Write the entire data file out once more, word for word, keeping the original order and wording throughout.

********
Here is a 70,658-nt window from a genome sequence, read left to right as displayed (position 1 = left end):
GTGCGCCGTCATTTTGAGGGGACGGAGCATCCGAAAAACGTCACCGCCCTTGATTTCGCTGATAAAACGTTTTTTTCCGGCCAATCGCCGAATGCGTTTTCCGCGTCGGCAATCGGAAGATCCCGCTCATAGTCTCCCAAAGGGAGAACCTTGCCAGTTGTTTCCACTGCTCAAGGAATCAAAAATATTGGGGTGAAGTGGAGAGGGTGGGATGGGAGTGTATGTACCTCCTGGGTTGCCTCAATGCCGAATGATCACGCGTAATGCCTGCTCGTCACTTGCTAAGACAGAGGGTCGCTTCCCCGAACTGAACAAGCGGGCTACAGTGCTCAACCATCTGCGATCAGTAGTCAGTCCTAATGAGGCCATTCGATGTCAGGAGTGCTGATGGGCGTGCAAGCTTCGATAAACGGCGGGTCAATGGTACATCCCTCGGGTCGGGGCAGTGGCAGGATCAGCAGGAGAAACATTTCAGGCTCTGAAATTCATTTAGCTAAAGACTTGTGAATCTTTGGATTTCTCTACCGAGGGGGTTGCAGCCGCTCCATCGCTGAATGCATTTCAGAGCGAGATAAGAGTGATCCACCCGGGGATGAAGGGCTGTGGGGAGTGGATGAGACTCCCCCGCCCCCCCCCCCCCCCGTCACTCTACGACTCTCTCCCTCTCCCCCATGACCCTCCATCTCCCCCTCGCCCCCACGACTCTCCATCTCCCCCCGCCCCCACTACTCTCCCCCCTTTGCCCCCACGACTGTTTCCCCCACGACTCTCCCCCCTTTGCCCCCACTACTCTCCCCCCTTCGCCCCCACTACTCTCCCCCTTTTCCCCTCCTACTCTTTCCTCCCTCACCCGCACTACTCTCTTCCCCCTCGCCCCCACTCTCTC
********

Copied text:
Here is a 70,658-nt window from a genome sequence, read left to right as displayed (position 1 = left end):
GTGCGCCGTCATTTTGAGGGGACGGAGCATCCGAAAAACGTCACCGCCCTTGATTTCGCTGATAAAACGTTTTTTTCCGGCCAATCGCCGAATGCGTTTTCCGCGTCGGCAATCGGAAGATCCCGCTCATAGTCTCCCAAAGGGAGAACCTTGCCAGTTGTTTCCACTGCTCAAGGAATCAAAAATATTGGGGTGAAGTGGAGAGGGTGGGATGGGAGTGTATGTACCTCCTGGGTTGCCTCAATGCCGAATGATCACGCGTAATGCCTGCTCGTCACTTGCTAAGACAGAGGGTCGCTTCCCCGAACTGAACAAGCGGGCTACAGTGCTCAACCATCTGCGATCAGTAGTCAGTCCTAATGAGGCCATTCGATGTCAGGAGTGCTGATGGGCGTGCAAGCTTCGATAAACGGCGGGTCAATGGTACATCCCTCGGGTCGGGGCAGTGGCAGGATCAGCAGGAGAAACATTTCAGGCTCTGAAATTCATTTAGCTAAAGACTTGTGAATCTTTGGATTTCTCTACCGAGGGGGTTGCAGCCGCTCCATCGCTGAATGCATTTCAGAGCGAGATAAGAGTGATCCACCCGGGGATGAAGGGCTGTGGGGAGTGGATGAGACTCCCCCGCCCCCCCCCCCCCCCGTCACTCTACGACTCTCTCCCTCTCCCCCATGACCCTCCATCTCCCCCTCGCCCCCACGACTCTCCATCTCCCCCCGCCCCCACTACTCTCCCCCCTTTGCCCCCACGACTGTTTCCCCCACGACTCTCCCCCCTTTGCCCCCACTACTCTCCCCCCTTCGCCCCCACTACTCTCCCCCTTTTCCCCTCCTACTCTTTCCTCCCTCACCCGCACTACTCTCTTCCCCCTCGCCCCCACTCTCTC